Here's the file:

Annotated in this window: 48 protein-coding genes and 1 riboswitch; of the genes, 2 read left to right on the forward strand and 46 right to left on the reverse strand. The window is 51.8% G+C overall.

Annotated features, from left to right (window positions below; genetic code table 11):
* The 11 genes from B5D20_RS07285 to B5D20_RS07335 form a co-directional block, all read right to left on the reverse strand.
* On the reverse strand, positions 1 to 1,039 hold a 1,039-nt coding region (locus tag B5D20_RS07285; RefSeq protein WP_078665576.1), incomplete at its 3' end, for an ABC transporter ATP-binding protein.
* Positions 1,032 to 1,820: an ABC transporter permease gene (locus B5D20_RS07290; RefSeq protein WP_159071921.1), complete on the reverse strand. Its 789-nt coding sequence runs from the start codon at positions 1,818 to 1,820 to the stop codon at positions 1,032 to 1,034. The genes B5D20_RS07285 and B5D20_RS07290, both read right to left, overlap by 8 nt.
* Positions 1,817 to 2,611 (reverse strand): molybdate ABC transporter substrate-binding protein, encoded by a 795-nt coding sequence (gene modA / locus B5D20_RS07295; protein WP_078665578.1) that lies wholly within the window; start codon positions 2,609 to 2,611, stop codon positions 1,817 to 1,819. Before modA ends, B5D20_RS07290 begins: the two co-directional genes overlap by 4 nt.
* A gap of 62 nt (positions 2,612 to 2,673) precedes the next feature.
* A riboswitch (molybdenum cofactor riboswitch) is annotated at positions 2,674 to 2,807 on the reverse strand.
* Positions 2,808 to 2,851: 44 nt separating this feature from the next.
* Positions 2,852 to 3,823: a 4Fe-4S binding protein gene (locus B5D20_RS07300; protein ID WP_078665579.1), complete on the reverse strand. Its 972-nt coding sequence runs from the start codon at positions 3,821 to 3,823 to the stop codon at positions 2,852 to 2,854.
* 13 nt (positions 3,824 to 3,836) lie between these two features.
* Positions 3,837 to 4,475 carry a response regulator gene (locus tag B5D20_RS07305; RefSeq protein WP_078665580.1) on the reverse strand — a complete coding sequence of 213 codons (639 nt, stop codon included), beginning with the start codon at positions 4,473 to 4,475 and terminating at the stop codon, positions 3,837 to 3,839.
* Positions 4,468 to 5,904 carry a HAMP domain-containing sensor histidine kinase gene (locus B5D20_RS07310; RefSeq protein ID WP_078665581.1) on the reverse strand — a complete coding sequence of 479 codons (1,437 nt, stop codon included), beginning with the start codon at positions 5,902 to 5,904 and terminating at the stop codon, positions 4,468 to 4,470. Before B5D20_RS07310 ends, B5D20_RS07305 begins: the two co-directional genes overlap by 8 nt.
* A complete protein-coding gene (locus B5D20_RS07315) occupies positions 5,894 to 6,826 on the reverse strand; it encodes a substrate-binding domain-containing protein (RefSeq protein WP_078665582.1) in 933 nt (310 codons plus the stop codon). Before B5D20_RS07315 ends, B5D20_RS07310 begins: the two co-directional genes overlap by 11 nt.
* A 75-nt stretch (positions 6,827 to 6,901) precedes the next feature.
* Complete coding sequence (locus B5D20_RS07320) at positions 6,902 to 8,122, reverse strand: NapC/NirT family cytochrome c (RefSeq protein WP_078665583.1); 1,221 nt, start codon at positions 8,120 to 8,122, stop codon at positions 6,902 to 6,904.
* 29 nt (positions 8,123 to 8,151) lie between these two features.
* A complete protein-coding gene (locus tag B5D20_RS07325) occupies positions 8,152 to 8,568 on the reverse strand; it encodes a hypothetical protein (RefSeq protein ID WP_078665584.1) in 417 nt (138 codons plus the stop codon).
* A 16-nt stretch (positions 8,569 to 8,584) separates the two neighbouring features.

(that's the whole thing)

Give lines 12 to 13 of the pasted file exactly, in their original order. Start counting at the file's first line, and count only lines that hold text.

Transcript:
* Positions 3,837 to 4,475 carry a response regulator gene (locus tag B5D20_RS07305; RefSeq protein WP_078665580.1) on the reverse strand — a complete coding sequence of 213 codons (639 nt, stop codon included), beginning with the start codon at positions 4,473 to 4,475 and terminating at the stop codon, positions 3,837 to 3,839.
* Positions 4,468 to 5,904 carry a HAMP domain-containing sensor histidine kinase gene (locus B5D20_RS07310; RefSeq protein ID WP_078665581.1) on the reverse strand — a complete coding sequence of 479 codons (1,437 nt, stop codon included), beginning with the start codon at positions 5,902 to 5,904 and terminating at the stop codon, positions 4,468 to 4,470. Before B5D20_RS07310 ends, B5D20_RS07305 begins: the two co-directional genes overlap by 8 nt.